1.1 Installation – With the 1.1 update, you no longer need the USB key (yea!), and it now operates in stand-alone mode, 16-track multitimbral like Native Instrument players. It’s design intent is to operate inside a sequencing program, on both the Mac and PC.
The Interface - I wish that all the developers would pay attention to the eye research now coming out about reading and monitor distance. On average, I keep my monitors back by 24 inches. I’m not alone in applying this usage statistic. MP is easier to read than almost anything from Native Instruments, but it could be improved. It’s not just for “eye health” that I’m promoting this. Time is money. The harder to read, the more production time is prolonged.
RE: The Original Miroslav Giga and E-MU- Because IK now owns the entire library, I want to make a few comments because with the price down, there’s a lot of sales life left in this library. For the Giga version, I would, with no hesitation, get a GVI version and move, especially the strings, the existing MV library into that player. I would then get Larry Seyer who created the Larry Seyer Reverb inside Gigapulse to set up a series of multiple mic positions so that you have close, medium far, distant, however IK wants to name them.
I would set up the various mic positions to blend with the existing libraries on the market, and, to stand on their own merit. This also solves the keyswitch issue. In making this suggestion, I’m in no way critiquing the IK audio engine.
For the E-MU EOS Version, there’s the new software version of EmulatorX and ProteusX. This entire base of customers is now open to you. I’ve tested bringing in my E4 and EIII libraries into EmulatorX, and they work just great. I suspect the same would be true for the original MV.
UPDATE – TWO YEARS LATER
Since this was written, GigaStudio is no more but the E-MU EmulatorX still exists. Some time ago I tried importing into EmulatorX the original E4 library and I was surprised at how poorly it imported. So I can’t recommend this solution today.
While I haven’t formally written a review on them, I’ve worked my way through the brass, woodwinds and choir.
Brass – The best of these are the French horns. A little reverb and you’re in business.
Woodwinds – Any day of the week. The flute is really beautiful.
Choir – There are good moments here, but you have to search for them. But when you find them, you find some rich excellent sounds that work today.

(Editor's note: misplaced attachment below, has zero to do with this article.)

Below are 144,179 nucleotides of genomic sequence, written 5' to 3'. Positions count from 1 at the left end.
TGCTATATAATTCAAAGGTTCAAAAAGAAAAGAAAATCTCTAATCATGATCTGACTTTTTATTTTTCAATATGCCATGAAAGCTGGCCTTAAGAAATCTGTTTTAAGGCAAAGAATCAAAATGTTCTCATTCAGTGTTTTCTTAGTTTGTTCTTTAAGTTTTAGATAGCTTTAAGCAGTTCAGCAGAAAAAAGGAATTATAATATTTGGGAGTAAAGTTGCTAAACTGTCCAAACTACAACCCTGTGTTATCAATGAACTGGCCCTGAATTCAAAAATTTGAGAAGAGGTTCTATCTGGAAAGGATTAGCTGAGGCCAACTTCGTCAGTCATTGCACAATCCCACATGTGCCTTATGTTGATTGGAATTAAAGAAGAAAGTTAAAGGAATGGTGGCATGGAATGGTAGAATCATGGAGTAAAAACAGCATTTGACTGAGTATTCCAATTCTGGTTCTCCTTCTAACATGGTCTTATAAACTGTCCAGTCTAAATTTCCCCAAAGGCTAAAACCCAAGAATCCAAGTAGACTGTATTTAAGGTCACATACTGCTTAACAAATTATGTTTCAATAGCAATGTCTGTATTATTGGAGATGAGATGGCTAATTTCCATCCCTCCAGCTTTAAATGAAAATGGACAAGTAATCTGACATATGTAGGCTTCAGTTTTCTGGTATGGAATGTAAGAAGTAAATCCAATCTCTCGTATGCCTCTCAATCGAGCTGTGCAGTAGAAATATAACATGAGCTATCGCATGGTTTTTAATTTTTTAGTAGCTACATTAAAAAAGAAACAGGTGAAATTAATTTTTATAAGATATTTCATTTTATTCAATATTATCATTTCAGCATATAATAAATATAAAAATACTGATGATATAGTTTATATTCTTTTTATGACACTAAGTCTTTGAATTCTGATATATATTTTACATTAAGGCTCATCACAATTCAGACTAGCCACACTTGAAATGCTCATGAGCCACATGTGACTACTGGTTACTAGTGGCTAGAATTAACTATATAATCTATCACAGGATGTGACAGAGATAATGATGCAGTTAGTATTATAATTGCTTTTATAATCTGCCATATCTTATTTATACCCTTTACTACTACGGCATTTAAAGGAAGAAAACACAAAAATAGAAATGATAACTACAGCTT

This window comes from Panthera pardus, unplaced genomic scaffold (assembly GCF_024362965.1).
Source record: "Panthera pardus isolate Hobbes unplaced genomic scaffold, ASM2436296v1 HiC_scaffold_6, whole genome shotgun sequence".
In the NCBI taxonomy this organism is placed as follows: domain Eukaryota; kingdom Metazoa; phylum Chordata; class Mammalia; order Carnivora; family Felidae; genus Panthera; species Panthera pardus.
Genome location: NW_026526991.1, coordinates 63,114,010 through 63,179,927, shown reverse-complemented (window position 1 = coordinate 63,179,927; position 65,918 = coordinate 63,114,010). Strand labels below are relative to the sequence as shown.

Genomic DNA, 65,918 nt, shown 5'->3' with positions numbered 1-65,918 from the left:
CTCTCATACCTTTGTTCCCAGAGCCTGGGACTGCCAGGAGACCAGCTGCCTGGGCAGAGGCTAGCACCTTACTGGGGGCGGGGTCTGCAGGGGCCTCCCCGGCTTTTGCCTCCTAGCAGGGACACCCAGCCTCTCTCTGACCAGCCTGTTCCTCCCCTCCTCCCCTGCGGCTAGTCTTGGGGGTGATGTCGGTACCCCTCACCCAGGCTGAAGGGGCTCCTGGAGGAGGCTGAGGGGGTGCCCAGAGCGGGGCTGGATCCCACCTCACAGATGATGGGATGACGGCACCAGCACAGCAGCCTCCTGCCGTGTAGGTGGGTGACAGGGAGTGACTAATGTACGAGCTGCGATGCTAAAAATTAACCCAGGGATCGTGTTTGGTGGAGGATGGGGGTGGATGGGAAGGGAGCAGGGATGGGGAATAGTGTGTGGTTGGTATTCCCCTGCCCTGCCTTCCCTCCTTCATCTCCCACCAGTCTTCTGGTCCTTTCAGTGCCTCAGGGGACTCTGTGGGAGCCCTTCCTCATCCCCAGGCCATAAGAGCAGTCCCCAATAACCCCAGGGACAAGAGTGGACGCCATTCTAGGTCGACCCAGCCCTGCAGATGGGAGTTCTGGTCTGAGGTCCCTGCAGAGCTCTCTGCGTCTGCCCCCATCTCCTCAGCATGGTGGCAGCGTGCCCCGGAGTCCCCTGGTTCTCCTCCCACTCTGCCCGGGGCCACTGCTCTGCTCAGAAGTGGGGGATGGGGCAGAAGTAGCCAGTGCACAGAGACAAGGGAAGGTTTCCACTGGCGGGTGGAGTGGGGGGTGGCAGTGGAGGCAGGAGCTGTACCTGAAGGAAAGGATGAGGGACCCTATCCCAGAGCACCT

FOR 2009 – MIROSLAV PHILHARMONIK IN YOUR STUDIO
Given the economy, is this product worth buying? I think that’s the question de jour. At the sale price today of $199 I think this is a must have. At $499, IK is competing with QLSO Gold, Vienna Instruments Special Edition, GPO, and to a minor degree, Notion.
Having said that, the experience all of us have who do orchestral MIDI mock-ups is the experiential understanding that you need two or more libraries to do the job and to avoid the dreaded “organ effect” which haunts every string library writing beyond two- or three-part vertical harmony. The organ effect happens with every library and I have unpublished demos to prove it. With French horns, which is less often talked about, it’s about the Chevy Car Horn sound everyone wants to avoid.
To get a $3500 library for $199 is a no-brainer. Just buy the thing. With strings, as a blender, you’ll get a great sound with Vienna, QLSO, Symphobia and String Essentials 2. By blending, I don’t mean layering one on top of the other. I mean interspersing the libraries over the inner harmony parts to create your own section sound.
That the Miroslav Philharmonik comes with solo strings I think is quite compelling because if you have several solo string libraries, you can add this to it to create a more individual small section sound, or for layering purposes with a larger ensemble.
The French horns have a great nobility to them. The woodwinds speak.
IK Multimedia has their own YouTube Channel where you’ll find a number of videos demonstrating this library and how to work the player.
When I originally wrote this review, I had not installed the Miroslav Philharmonik on my G5. And I still haven’t. So I can’t report how many instances you’re able to get.
Other than that, this is an excellent library well worth having.